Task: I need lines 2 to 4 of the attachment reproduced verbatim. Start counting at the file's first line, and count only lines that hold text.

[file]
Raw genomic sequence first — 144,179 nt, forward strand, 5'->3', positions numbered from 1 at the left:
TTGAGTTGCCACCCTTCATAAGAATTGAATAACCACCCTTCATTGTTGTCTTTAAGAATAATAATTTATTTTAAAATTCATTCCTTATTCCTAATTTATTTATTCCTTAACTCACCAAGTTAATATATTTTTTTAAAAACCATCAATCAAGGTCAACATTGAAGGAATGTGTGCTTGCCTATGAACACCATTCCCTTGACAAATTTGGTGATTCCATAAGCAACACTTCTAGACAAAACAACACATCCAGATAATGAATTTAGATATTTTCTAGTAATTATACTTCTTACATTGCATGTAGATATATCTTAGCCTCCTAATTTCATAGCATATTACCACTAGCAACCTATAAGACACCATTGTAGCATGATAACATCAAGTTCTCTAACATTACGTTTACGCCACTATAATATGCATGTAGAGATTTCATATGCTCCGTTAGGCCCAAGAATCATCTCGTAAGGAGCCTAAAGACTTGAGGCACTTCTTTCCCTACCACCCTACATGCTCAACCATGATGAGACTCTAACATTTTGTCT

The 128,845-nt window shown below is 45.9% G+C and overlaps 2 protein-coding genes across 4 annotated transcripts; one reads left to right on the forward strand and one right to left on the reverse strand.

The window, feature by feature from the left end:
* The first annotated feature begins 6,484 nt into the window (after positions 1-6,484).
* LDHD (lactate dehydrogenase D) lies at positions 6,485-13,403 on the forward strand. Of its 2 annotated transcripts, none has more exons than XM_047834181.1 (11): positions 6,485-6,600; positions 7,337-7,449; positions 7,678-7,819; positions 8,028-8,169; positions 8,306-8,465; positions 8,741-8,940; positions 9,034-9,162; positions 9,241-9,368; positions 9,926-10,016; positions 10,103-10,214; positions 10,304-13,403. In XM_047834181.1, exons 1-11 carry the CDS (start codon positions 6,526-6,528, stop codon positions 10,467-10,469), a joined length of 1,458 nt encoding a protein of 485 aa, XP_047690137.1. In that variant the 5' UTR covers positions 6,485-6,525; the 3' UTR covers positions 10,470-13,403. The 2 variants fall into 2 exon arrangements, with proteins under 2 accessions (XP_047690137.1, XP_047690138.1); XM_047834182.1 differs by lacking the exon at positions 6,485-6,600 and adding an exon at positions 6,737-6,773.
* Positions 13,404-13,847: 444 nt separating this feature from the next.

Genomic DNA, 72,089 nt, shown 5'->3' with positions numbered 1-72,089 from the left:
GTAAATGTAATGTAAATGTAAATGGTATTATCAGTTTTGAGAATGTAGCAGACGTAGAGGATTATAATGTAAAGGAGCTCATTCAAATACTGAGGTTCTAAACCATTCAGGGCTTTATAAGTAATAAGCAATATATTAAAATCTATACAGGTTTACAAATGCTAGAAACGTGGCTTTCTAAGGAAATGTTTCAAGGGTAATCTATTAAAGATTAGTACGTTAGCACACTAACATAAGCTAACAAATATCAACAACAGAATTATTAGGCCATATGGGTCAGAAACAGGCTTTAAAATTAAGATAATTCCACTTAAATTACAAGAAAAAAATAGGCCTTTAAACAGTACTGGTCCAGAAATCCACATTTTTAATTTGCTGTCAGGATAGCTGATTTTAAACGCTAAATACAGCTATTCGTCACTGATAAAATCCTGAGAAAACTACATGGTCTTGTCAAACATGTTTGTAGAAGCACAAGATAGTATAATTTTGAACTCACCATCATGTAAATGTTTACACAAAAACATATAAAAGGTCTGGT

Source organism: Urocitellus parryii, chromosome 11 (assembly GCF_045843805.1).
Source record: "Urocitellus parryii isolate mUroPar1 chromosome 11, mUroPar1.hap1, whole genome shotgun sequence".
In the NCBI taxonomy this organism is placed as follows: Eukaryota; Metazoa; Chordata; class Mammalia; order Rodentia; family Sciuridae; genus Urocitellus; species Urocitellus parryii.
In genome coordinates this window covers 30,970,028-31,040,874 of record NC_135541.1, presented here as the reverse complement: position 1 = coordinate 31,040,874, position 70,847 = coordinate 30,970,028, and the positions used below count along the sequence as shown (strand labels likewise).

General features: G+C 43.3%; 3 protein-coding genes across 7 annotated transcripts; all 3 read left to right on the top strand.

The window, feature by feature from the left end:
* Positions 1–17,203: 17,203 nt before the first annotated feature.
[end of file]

TTGAGTTGCCACCCTTCATAAGAATTGAATAACCACCCTTCATTGTTGTCTTTAAGAATAATAATTTATTTTAAAATTCATTCCTTATTCCTAATTTATTTATTCCTTAACTCACCAAGTTAATATATTTTTTTAAAAACCATCAATCAAGGTCAACATTGAAGGAATGTGTGCTTGCCTATGAACACCATTCCCTTGACAAATTTGGTGATTCCATAAGCAACACTTCTAGACAAAACAACACATCCAGATAATGAATTTAGATATTTTCTAGTAATTATACTTCTTACATTGCATGTAGATATATCTTAGCCTCCTAATTTCATAGCATATTACCACTAGCAACCTATAAGACACCATTGTAGCATGATAACATCAAGTTCTCTAACATTACGTTTACGCCACTATAATATGCATGTAGAGATTTCATATGCTCCGTTAGGCCCAAGAATCATCTCGTAAGGAGCCTAAAGACTTGAGGCACTTCTTTCCCTACCACCCTACATGCTCAACCATGATGAGACTCTAACATTTTGTCT

The 128,845-nt window shown below is 45.9% G+C and overlaps 2 protein-coding genes across 4 annotated transcripts; one reads left to right on the forward strand and one right to left on the reverse strand.

The window, feature by feature from the left end: